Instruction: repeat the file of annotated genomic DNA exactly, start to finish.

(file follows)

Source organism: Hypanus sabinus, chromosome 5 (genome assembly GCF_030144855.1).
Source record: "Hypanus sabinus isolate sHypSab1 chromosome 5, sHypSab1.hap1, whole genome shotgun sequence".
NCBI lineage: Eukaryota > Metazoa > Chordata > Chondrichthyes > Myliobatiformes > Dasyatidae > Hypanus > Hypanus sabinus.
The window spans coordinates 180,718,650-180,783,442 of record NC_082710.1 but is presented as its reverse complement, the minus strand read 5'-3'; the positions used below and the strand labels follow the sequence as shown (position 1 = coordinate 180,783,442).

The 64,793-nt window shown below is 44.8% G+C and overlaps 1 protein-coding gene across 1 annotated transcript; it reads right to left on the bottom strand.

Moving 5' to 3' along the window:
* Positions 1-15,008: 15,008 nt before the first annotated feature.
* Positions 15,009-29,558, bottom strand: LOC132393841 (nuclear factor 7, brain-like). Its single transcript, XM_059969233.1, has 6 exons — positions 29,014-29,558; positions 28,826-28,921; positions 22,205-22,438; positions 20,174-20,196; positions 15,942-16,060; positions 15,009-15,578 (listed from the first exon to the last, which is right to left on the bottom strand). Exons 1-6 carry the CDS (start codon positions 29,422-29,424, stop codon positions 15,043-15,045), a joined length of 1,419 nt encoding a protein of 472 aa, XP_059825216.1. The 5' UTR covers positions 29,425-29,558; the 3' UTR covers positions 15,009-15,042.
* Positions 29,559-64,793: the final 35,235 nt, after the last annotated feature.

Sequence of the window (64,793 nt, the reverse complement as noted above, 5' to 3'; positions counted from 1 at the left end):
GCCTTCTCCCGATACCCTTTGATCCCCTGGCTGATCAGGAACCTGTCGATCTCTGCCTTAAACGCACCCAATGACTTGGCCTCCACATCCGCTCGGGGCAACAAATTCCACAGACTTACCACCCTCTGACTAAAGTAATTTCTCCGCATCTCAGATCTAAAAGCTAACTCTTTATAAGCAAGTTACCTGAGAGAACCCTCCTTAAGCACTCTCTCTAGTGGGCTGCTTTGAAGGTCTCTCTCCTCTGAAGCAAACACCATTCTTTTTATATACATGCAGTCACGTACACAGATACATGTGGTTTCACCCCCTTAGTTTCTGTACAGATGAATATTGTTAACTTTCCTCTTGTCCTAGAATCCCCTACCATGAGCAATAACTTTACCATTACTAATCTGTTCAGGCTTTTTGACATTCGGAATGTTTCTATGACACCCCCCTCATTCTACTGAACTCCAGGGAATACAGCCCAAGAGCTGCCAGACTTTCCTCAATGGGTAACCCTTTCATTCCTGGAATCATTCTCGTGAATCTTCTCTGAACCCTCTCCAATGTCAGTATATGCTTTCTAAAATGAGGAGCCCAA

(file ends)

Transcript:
Source organism: Hypanus sabinus, chromosome 5 (genome assembly GCF_030144855.1).
Source record: "Hypanus sabinus isolate sHypSab1 chromosome 5, sHypSab1.hap1, whole genome shotgun sequence".
NCBI lineage: Eukaryota > Metazoa > Chordata > Chondrichthyes > Myliobatiformes > Dasyatidae > Hypanus > Hypanus sabinus.
The window spans coordinates 180,718,650-180,783,442 of record NC_082710.1 but is presented as its reverse complement, the minus strand read 5'-3'; the positions used below and the strand labels follow the sequence as shown (position 1 = coordinate 180,783,442).

The 64,793-nt window shown below is 44.8% G+C and overlaps 1 protein-coding gene across 1 annotated transcript; it reads right to left on the bottom strand.

Moving 5' to 3' along the window:
* Positions 1-15,008: 15,008 nt before the first annotated feature.
* Positions 15,009-29,558, bottom strand: LOC132393841 (nuclear factor 7, brain-like). Its single transcript, XM_059969233.1, has 6 exons — positions 29,014-29,558; positions 28,826-28,921; positions 22,205-22,438; positions 20,174-20,196; positions 15,942-16,060; positions 15,009-15,578 (listed from the first exon to the last, which is right to left on the bottom strand). Exons 1-6 carry the CDS (start codon positions 29,422-29,424, stop codon positions 15,043-15,045), a joined length of 1,419 nt encoding a protein of 472 aa, XP_059825216.1. The 5' UTR covers positions 29,425-29,558; the 3' UTR covers positions 15,009-15,042.
* Positions 29,559-64,793: the final 35,235 nt, after the last annotated feature.

Sequence of the window (64,793 nt, the reverse complement as noted above, 5' to 3'; positions counted from 1 at the left end):
GCCTTCTCCCGATACCCTTTGATCCCCTGGCTGATCAGGAACCTGTCGATCTCTGCCTTAAACGCACCCAATGACTTGGCCTCCACATCCGCTCGGGGCAACAAATTCCACAGACTTACCACCCTCTGACTAAAGTAATTTCTCCGCATCTCAGATCTAAAAGCTAACTCTTTATAAGCAAGTTACCTGAGAGAACCCTCCTTAAGCACTCTCTCTAGTGGGCTGCTTTGAAGGTCTCTCTCCTCTGAAGCAAACACCATTCTTTTTATATACATGCAGTCACGTACACAGATACATGTGGTTTCACCCCCTTAGTTTCTGTACAGATGAATATTGTTAACTTTCCTCTTGTCCTAGAATCCCCTACCATGAGCAATAACTTTACCATTACTAATCTGTTCAGGCTTTTTGACATTCGGAATGTTTCTATGACACCCCCCTCATTCTACTGAACTCCAGGGAATACAGCCCAAGAGCTGCCAGACTTTCCTCAATGGGTAACCCTTTCATTCCTGGAATCATTCTCGTGAATCTTCTCTGAACCCTCTCCAATGTCAGTATATGCTTTCTAAAATGAGGAGCCCAA